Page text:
In the 15th century it was discovered that an acid bites out metals and thus a representation can be made that can be used as a printing plate. A preferably copper plate is polished and provided with an acid-resistant layer, often consisting of beeswax or resin. The artist draws the image in the etching ground with an etching needle. The plate is then placed in an acid bath with ferric chloride or nitric acid, so that only the recesses are bitten out, thus creating a printing plate. The acid concentration and duration determines the depth of the grooves. The deeper the groove, the heavier the line will be. In between, you can choose to protect certain parts of the image with lacquer so that shallower or no grooves are created.

Rembrandt van Rijn, among others, often did not use wax, but scratched directly on the copper plate. In between, he often fixed prints in order to complete or even change the performance afterwards. This technique is called the drypoint technique. More burrs are left behind where the ink gets stuck. As a result, fewer prints are possible and therefore the works on paper are more unique. The quality of the paper is the next choice.

Printing is actually done the same as an engraving. You can see the difference, only with a magnifying glass, but in the line thickness and evenness of that same line. Etching lines are more irregular, more nervous. The copper plate is smeared with ink and then wiped clean again, so that the ink only remains in the grooves. Then a slightly damp paper is placed on top and, if necessary, a matted piece of fabric, is again placed on top, which absorbs the ink to the paper. With a printing press, the ink is printed on the paper.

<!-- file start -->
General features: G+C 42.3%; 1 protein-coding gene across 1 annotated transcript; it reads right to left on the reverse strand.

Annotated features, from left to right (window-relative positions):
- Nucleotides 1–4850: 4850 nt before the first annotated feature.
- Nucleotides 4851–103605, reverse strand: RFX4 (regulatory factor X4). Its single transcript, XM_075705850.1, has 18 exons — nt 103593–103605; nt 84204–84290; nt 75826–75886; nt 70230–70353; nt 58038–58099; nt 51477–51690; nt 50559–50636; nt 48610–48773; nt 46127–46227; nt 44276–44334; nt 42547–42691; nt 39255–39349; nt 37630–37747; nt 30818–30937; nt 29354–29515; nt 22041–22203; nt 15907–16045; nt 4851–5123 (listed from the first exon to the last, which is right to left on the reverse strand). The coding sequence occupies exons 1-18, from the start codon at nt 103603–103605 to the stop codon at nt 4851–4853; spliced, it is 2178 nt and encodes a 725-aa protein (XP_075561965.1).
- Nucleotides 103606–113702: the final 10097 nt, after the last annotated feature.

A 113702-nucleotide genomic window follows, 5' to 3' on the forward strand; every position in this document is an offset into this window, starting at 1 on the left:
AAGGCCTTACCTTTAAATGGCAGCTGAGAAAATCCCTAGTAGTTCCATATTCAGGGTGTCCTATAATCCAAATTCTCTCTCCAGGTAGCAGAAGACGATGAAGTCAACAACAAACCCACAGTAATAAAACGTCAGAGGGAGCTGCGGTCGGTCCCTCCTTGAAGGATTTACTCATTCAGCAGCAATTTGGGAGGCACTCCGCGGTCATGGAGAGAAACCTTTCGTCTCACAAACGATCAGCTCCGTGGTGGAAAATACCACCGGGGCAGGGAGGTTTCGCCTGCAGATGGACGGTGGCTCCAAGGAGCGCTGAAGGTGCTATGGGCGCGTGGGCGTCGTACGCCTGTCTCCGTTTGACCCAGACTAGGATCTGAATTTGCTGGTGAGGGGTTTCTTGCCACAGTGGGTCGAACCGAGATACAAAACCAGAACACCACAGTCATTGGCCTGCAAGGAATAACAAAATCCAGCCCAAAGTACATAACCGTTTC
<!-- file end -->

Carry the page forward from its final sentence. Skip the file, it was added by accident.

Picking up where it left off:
With multi-colour printing, the process takes place in several steps, applying color by color as with Arnold Iger's work. The paper is often placed in a container so that the paper and thus the print does not move while printing. With an intaglio technique you often see the print on the edges of the printing plate, so you can recognize that this technique has been used.

The first edition that an artist approves is given the 'predicate' AP: Artist Proof of EP: Épreuve d'Artiste. Of course we can have more of that in between. Subsequently, it is determined how many prints will be made, which the artist then signs and numbers.